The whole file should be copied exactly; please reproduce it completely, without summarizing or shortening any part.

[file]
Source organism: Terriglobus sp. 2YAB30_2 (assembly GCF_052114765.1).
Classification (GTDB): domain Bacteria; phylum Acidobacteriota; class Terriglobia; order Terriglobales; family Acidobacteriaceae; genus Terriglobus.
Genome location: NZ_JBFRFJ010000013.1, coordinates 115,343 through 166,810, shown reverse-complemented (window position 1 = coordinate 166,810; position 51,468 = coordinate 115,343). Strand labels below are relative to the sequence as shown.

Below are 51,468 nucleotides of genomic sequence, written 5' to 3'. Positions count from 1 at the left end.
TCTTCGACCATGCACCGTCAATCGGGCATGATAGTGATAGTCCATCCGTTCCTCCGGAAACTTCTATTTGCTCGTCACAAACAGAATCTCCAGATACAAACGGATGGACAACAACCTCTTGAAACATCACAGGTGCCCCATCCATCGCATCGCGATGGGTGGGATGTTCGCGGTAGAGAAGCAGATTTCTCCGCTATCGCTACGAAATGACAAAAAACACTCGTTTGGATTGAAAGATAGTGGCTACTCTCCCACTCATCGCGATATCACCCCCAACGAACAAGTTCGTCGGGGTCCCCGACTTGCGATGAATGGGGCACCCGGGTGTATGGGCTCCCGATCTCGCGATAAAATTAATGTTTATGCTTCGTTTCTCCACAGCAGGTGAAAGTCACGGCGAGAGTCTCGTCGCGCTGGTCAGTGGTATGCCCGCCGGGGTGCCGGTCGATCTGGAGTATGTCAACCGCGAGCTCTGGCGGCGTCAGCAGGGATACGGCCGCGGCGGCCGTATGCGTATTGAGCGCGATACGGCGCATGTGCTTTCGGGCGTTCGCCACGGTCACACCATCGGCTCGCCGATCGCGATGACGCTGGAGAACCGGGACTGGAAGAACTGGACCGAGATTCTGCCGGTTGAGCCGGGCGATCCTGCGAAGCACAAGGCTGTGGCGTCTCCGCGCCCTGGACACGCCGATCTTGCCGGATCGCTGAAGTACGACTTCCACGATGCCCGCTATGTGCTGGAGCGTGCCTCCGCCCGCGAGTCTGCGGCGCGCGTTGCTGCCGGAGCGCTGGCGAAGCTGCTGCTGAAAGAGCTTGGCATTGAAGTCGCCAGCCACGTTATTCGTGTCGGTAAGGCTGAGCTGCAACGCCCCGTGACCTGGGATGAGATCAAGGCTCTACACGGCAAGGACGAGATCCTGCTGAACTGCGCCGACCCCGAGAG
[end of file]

Source organism: Terriglobus sp. 2YAB30_2 (assembly GCF_052114765.1).
Classification (GTDB): domain Bacteria; phylum Acidobacteriota; class Terriglobia; order Terriglobales; family Acidobacteriaceae; genus Terriglobus.
Genome location: NZ_JBFRFJ010000013.1, coordinates 115,343 through 166,810, shown reverse-complemented (window position 1 = coordinate 166,810; position 51,468 = coordinate 115,343). Strand labels below are relative to the sequence as shown.

Below are 51,468 nucleotides of genomic sequence, written 5' to 3'. Positions count from 1 at the left end.
TCTTCGACCATGCACCGTCAATCGGGCATGATAGTGATAGTCCATCCGTTCCTCCGGAAACTTCTATTTGCTCGTCACAAACAGAATCTCCAGATACAAACGGATGGACAACAACCTCTTGAAACATCACAGGTGCCCCATCCATCGCATCGCGATGGGTGGGATGTTCGCGGTAGAGAAGCAGATTTCTCCGCTATCGCTACGAAATGACAAAAAACACTCGTTTGGATTGAAAGATAGTGGCTACTCTCCCACTCATCGCGATATCACCCCCAACGAACAAGTTCGTCGGGGTCCCCGACTTGCGATGAATGGGGCACCCGGGTGTATGGGCTCCCGATCTCGCGATAAAATTAATGTTTATGCTTCGTTTCTCCACAGCAGGTGAAAGTCACGGCGAGAGTCTCGTCGCGCTGGTCAGTGGTATGCCCGCCGGGGTGCCGGTCGATCTGGAGTATGTCAACCGCGAGCTCTGGCGGCGTCAGCAGGGATACGGCCGCGGCGGCCGTATGCGTATTGAGCGCGATACGGCGCATGTGCTTTCGGGCGTTCGCCACGGTCACACCATCGGCTCGCCGATCGCGATGACGCTGGAGAACCGGGACTGGAAGAACTGGACCGAGATTCTGCCGGTTGAGCCGGGCGATCCTGCGAAGCACAAGGCTGTGGCGTCTCCGCGCCCTGGACACGCCGATCTTGCCGGATCGCTGAAGTACGACTTCCACGATGCCCGCTATGTGCTGGAGCGTGCCTCCGCCCGCGAGTCTGCGGCGCGCGTTGCTGCCGGAGCGCTGGCGAAGCTGCTGCTGAAAGAGCTTGGCATTGAAGTCGCCAGCCACGTTATTCGTGTCGGTAAGGCTGAGCTGCAACGCCCCGTGACCTGGGATGAGATCAAGGCTCTACACGGCAAGGACGAGATCCTGCTGAACTGCGCCGACCCCGAGAG